http://www.lagunatools.com/lt14se.asp
I saw this in a side bar in FWW a couple months ago and drooled all over the page. I own the grizzly G0555 and love it to death, but if I'd had $1k to put down on a bandsaw I would have bought this puppy without even thinking twice. It's a 2hp motor too (up from the previous 1.5hp).
Let us know what you decide -- oh, and if you get the lt14se let us know what you think :)
Mike

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Hey Mike, where'd you get $1k Website says $1145. Then there's the cost of shipping. Or were you just rounding to the nearest $1k? :-)
Bob

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My bad, I was just rounding. I figured if you're willing to spend $1k and you want something of Laguna quality but 12" resaw is a must then throwing in another couple hundred is a possibility -- unless he'd already up'd his original price from say $700-$800 to $1k, then that might not be a possibility.
I guess basically I was saying I wasn't willing to pay that much (I payed $435 w/shipping for my G0555), but if I had been in the $1k range I would jump at the lt14se without a second thought. (Hee, hee, it's so much easier to spend someone elses money, huh ;)
Mike

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Band saw pricing is a frustrating lot. It seems there are more bandsaws, sizes and features that make a continuum of pricing with price breaks about every $200 or so. I've got the Laguna video and I watched the table saw portion but not the bandsaw. I'll go back and watch it. Their tablesaw made lust so much that I got disgusted and didn't watch the rest. I was amused by the president giving his lecture on safety: "If you are a hippie, be careful of your long hair".
Bob

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I've got the Delta 14. Has done everything I need, and I'm also a turner. I don't have the room or the need for 16" or 24" monsters like I've used at commercial places. Your purse may be longer and your shop larger, but I will bet you'll find yourself doing almost all work within the capabilities of a 14" saw.

I
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The one thing I hate about my blade guide adjustment is that any time I change the height, I have to realign the guides. The thing twists easily when the height is adjusted. I keep thinking that a decent rack and pinion design would minimize this. If the rack and pinion design you're looking at prevents twist - go for it!

I know that there are folks who advocate that all modern guides can be used in contact with the blade. We're talking about the cool running guides or bearing guides, not the older high friction or heat sensitive guides. I have bearing guides and run them just touching the blade.
OTOH, I saw a demonstration by a vendor of Swedish steel blades (a competitor to Timberwolf) at a woodworking show. He raised the guides to the maximum height and backed off the guide so that it provided no support to the blade (other than thrust). He pointed out that a properly tensioned, low-tension blade doesn't need much support. He proceeded to make a nice clean, straight cut - about as good as I can do with my bandsaw when it's reasonably well set up. YMMV.
Mike
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I recently purchased the Grizzly G0513 17" Bandsaw. It is a 2HP bandsaw with 12" resaw capability. I just set it up and ran it; however, I have not had an opportunity to cut anything with it yet. I cannot compare it with any of the other mentioned saws as I have not used them. I will say that I am impressed with what I see and am pleased with the purchase. A review of this saw can be seen at: http://patriot.net/~stpeter/woodworking/G0513%20Review.htm .
-Mike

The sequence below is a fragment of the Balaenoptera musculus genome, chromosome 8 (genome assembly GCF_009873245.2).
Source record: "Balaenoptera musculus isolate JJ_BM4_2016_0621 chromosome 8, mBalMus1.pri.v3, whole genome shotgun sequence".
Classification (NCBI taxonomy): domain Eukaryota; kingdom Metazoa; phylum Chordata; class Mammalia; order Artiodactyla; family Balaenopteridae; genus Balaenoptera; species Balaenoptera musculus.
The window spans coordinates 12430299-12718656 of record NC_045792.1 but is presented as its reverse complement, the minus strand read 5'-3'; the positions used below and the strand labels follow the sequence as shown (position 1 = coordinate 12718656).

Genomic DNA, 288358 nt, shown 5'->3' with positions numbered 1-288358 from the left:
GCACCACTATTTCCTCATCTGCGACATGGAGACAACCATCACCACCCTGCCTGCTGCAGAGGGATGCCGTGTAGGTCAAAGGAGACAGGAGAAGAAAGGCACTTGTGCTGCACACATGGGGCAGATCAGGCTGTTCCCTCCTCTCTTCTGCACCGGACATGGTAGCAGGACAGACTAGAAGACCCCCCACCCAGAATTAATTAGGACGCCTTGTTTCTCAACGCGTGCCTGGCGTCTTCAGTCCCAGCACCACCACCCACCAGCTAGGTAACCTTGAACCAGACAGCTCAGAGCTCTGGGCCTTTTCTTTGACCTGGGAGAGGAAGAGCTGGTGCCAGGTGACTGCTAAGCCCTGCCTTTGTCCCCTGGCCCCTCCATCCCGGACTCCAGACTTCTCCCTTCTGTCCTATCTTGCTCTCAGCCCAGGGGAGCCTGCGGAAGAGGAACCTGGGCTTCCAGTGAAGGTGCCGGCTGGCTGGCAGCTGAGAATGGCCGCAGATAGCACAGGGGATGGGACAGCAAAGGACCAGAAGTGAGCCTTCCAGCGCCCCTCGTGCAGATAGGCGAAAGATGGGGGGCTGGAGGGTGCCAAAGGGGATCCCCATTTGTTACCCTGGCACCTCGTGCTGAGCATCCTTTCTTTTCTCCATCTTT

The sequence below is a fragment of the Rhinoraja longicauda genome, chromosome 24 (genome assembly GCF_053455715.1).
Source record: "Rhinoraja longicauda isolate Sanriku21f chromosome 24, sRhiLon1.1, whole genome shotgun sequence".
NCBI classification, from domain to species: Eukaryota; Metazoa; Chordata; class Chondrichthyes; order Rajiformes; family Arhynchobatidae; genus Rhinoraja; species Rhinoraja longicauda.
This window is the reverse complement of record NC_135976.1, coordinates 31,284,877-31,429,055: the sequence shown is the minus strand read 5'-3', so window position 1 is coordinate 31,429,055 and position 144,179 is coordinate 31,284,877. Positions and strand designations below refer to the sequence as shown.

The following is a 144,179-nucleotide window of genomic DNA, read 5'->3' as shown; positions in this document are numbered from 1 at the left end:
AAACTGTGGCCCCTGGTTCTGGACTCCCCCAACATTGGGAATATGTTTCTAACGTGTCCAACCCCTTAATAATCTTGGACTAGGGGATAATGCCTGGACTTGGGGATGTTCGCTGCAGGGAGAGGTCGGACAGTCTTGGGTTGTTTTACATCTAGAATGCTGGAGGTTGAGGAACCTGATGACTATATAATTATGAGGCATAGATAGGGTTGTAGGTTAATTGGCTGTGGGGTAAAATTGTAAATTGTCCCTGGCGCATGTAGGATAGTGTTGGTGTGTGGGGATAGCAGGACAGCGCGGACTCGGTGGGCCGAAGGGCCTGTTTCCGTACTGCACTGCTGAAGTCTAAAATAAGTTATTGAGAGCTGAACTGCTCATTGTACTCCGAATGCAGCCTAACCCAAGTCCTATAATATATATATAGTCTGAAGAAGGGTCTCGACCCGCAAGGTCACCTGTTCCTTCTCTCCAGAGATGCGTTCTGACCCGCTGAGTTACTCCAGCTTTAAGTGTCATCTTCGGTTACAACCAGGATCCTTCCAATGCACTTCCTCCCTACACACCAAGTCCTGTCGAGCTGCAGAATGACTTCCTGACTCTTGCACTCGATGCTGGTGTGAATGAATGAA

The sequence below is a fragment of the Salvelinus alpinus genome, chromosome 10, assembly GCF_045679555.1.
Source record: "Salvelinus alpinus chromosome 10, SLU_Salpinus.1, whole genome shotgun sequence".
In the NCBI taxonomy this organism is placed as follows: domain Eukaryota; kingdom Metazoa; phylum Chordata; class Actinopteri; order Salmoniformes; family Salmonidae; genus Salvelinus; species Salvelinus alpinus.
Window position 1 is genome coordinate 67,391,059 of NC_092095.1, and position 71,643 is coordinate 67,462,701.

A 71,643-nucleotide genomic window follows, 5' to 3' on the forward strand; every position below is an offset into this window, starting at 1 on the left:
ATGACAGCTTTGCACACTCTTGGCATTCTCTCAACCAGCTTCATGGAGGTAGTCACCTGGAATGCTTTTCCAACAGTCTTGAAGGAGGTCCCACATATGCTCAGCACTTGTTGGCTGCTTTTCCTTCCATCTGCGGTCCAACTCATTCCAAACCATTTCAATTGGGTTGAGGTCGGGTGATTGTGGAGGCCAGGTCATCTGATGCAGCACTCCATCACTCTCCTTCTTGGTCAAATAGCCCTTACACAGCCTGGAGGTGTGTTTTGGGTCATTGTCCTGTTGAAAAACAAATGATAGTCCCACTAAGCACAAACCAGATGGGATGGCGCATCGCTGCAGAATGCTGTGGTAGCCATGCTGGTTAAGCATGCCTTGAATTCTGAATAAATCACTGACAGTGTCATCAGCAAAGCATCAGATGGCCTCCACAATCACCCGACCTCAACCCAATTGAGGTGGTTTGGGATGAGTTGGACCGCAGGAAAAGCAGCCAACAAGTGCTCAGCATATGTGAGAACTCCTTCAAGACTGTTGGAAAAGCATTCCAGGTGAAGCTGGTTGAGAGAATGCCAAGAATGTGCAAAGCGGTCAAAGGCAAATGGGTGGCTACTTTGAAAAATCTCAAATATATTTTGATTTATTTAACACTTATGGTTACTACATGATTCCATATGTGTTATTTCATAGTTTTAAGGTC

size=2>...</FONT></DIV><FONT face=Arial size=2>&gt; I am in the process of researching a bandsaw purchase. Having never owned a<BR>&gt; a real bandsaw (there was the well-intentioned gift of a really cheap<BR>&gt; benchtop which was used twice and promptly discarded) I'm could use some<BR>&gt; help assessing features. I'm looking at the $1k price point but the I can go<BR>&gt; higher if there is a truly compelling argument.<BR>&gt; <BR>&gt; I will use this saw for curved cuts, stopped cuts and resawing. Currently, I<BR>&gt; am mostly involved in furniture making. (no bowl turning, or green wood<BR>&gt; stuff to date). 220V is NOT a problem ( I have a 10ga 110V circuit with an<BR>&gt; adjacent slot in the panel for just this purpose).<BR>&gt; <BR>&gt; 1. I would like &gt;6" resaw capacity. By intuition tells me that a 14" saw<BR>&gt; with a riser kit is an engineering kludge. If the structure could handle it<BR>&gt; w/o undue flex, why not just put that extra bit of metal in the base line<BR>&gt; design? Isn't that stretching motor capacity too?<BR>&gt; <BR>&gt; 2. How much resaw capacity is really required. Once again, intuition<BR>&gt; suggests to me that extra resaw capacity, unused is a bad thing. That is, is<BR>&gt; a larger structure is more dificult to make ridged. The Laguna 14 has a<BR>&gt; capacity of 8.5"... (this would allow me to bookmatch a 17" pannel which is<BR>&gt; more than enough for my aesthetic preference) How often would 8.5 that not<BR>&gt; be enough?<BR>&gt; <BR>&gt; 3.Of what benefit is a rack and pinion blade guide?<BR>&gt; <BR>&gt; 4. I would also like to keep the weight below 350lbs. I have an upstairs<BR>&gt; shop. I assume that removing the motor and table is fairly simple, the<BR>&gt; moving a 200lb thing is pretty managable with 2 guys.&nbsp; Am I correct in<BR>&gt; assuming that removing the motor and table is easy and removing the wheels<BR>&gt; is a bad idea?<BR>&gt; <BR>&gt; 5. I got the Laguna free video. It spends some time explaining why their<BR>&gt; proprietary giudes are superior. (In short, the guides come in direct<BR>&gt; contact with the blade, and are located above AND below the thrust point to<BR>&gt; eliminate twist, in addition the "in-contact" design eliminates<BR>&gt; micro-flutter). This makes sense, but it IS marketing. Anyone care to<BR>&gt; comment on if they are truely superior in a significant way?<BR>&gt; <BR>&gt; 6. How important/useful is a quick-release blade tension feature? how bad is<BR>&gt; it if I forget to detension the blade andnot happen to use the saw to 2<BR>&gt; weeks?<BR>&gt; <BR>&gt; &nbsp;My short list looks like:<BR>&gt; <BR>&gt; &nbsp;Bridgewood BW-17WBS<BR>&gt; </FONT><A href="http://makeashorterlink.com/?W27912627 "><FONT face=Arial size=2>http://makeashorterlink.com/?W27912627 </FONT></A><FONT face=Arial size=2>&nbsp; (Cheezy fence, but otherwise a nice<BR>&gt; capacity/feqature set)<BR>&gt; <BR>&gt; Laguna 14LT<BR>&gt; </FONT><A href="http://www.lagunatools.com/lt14.asp "><FONT face=Arial size=2>http://www.lagunatools.com/lt14.asp </FONT></A><FONT face=Arial size=2> (less capacity but I feel pretty<BR>&gt; confident about the quality)<BR>&gt; <BR>&gt; Griz<BR>&gt; </FONT><A href="http://www.grizzly.com/products/item.cfm?ItemNumber=G1012"><FONT face=Arial size=2>http://www.grizzly.com/products/item.cfm?ItemNumber=G1012</FONT></A><FONT face=Arial size=2> (Can you really<BR>&gt; get quality at this price point?)<BR>&gt; </FONT><A href="http://www.grizzly.com/products/item.cfm?ItemNumber=G1073"><FONT face=Arial size=2>http://www.grizzly.com/products/item.cfm?ItemNumber=G1073</FONT></A><FONT face=Arial size=2> (Can you really<BR>&gt; get quality at this price point?)<BR>&gt; </FONT><A href="http://www.grizzly.com/products/item.cfm?ItemNumber=G0513"><FONT face=Arial size=2>http://www.grizzly.com/products/item.cfm?ItemNumber=G0513</FONT></A><FONT face=Arial size=2> (aluminum<BR>&gt; wheels!?!)<BR>&gt; <BR>&gt; 7. 1st hand comments on any of these models would be appreciated<BR>&gt; <BR>&gt; 8. One of my beefs about magazine reviews of tools is that I think all<BR>&gt; reviews of, say, contractor saws, should have a side bar on "when does it<BR>&gt; make NOT sense to buy a contractor saw because what you really need is a<BR>&gt; cabinet saw". There is no doubt that the 2K machines such as the Laguna<BR>&gt; 16SE, MiniMax 16 and the BridgeWood PBS, are all the BS I could ever want,<BR>&gt; but my gut tells me that this is overkill. Is there a compelling reason why<BR>&gt; I would really regret going up-market? By the same token, should I give the<BR>&gt; Delta/Jet etc... 14"-ers a closer look.<BR>&gt; <BR>&gt; </FONT></BODY></HTML>